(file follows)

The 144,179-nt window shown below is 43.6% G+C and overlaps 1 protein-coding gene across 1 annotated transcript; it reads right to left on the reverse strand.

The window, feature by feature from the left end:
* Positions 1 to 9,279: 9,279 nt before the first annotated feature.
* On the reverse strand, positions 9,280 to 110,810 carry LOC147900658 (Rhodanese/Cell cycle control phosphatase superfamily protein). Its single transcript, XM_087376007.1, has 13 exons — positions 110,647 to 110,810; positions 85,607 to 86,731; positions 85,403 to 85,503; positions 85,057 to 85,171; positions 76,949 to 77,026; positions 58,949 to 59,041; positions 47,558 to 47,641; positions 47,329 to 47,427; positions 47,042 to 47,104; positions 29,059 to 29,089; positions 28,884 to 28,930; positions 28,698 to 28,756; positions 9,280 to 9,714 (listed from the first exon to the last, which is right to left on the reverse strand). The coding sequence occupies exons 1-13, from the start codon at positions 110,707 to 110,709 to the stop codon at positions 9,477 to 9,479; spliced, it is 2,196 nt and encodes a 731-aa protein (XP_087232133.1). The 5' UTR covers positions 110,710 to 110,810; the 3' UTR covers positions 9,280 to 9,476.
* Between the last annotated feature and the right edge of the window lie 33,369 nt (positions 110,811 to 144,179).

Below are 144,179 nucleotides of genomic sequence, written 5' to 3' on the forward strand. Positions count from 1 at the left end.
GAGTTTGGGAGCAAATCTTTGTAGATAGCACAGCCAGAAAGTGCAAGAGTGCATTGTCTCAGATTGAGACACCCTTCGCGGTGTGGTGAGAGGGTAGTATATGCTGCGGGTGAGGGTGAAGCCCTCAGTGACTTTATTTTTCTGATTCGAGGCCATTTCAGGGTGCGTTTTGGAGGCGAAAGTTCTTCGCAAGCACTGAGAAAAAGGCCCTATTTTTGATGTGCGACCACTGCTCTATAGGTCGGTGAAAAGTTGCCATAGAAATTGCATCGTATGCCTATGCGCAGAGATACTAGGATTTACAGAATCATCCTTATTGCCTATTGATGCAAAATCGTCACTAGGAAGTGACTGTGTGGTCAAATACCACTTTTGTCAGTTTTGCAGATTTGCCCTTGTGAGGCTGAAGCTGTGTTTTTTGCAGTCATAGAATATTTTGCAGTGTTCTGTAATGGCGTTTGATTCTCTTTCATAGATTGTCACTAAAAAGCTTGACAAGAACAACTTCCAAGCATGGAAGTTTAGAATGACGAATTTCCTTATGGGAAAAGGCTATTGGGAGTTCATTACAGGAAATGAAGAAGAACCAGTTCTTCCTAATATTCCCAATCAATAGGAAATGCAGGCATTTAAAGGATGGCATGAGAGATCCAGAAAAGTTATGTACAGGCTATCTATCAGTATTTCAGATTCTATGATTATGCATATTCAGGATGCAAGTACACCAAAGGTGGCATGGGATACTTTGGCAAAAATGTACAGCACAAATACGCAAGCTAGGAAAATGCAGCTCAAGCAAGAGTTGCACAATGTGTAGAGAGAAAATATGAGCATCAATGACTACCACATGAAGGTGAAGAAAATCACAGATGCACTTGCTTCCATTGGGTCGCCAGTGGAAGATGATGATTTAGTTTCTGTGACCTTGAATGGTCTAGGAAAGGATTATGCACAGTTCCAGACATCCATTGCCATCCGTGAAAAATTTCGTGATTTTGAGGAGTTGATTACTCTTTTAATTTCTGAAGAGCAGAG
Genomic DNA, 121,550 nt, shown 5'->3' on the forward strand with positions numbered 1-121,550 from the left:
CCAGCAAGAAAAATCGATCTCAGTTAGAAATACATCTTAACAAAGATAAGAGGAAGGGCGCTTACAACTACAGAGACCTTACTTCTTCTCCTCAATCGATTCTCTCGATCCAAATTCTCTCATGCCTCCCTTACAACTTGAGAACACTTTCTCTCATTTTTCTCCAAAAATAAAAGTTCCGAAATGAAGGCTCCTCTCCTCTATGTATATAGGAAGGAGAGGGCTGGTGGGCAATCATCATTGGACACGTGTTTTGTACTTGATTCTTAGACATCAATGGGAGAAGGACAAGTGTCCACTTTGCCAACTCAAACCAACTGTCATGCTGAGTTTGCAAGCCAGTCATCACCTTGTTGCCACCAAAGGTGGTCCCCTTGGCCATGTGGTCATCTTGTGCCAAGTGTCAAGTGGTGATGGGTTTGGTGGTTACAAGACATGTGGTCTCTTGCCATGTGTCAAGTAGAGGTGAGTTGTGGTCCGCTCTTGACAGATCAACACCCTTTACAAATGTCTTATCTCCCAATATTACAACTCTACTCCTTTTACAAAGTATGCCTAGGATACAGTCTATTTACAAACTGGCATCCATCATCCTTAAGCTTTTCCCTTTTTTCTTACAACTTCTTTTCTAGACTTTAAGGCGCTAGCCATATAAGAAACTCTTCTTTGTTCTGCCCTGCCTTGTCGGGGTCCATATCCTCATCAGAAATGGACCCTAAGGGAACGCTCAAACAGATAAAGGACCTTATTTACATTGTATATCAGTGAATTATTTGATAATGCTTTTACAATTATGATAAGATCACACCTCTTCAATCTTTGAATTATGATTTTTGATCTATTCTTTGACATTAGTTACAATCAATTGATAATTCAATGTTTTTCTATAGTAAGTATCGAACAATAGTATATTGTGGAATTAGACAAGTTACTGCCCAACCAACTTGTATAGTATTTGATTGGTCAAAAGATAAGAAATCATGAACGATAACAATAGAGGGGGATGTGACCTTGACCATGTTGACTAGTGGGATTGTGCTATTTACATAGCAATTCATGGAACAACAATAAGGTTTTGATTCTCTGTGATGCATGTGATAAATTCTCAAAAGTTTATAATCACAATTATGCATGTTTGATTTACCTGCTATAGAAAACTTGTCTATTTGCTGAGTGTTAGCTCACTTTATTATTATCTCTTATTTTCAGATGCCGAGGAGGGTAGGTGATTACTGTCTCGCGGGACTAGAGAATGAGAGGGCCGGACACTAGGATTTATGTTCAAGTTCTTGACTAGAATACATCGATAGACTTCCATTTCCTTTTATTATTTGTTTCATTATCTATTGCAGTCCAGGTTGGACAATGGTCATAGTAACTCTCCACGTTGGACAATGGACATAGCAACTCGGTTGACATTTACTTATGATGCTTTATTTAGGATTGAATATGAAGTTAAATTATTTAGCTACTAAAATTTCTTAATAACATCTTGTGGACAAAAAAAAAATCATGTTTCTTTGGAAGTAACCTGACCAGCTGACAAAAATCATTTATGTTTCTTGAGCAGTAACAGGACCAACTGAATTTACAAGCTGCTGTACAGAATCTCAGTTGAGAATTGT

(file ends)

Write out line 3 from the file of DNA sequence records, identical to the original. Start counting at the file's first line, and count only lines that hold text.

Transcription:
* Positions 1 to 9,279: 9,279 nt before the first annotated feature.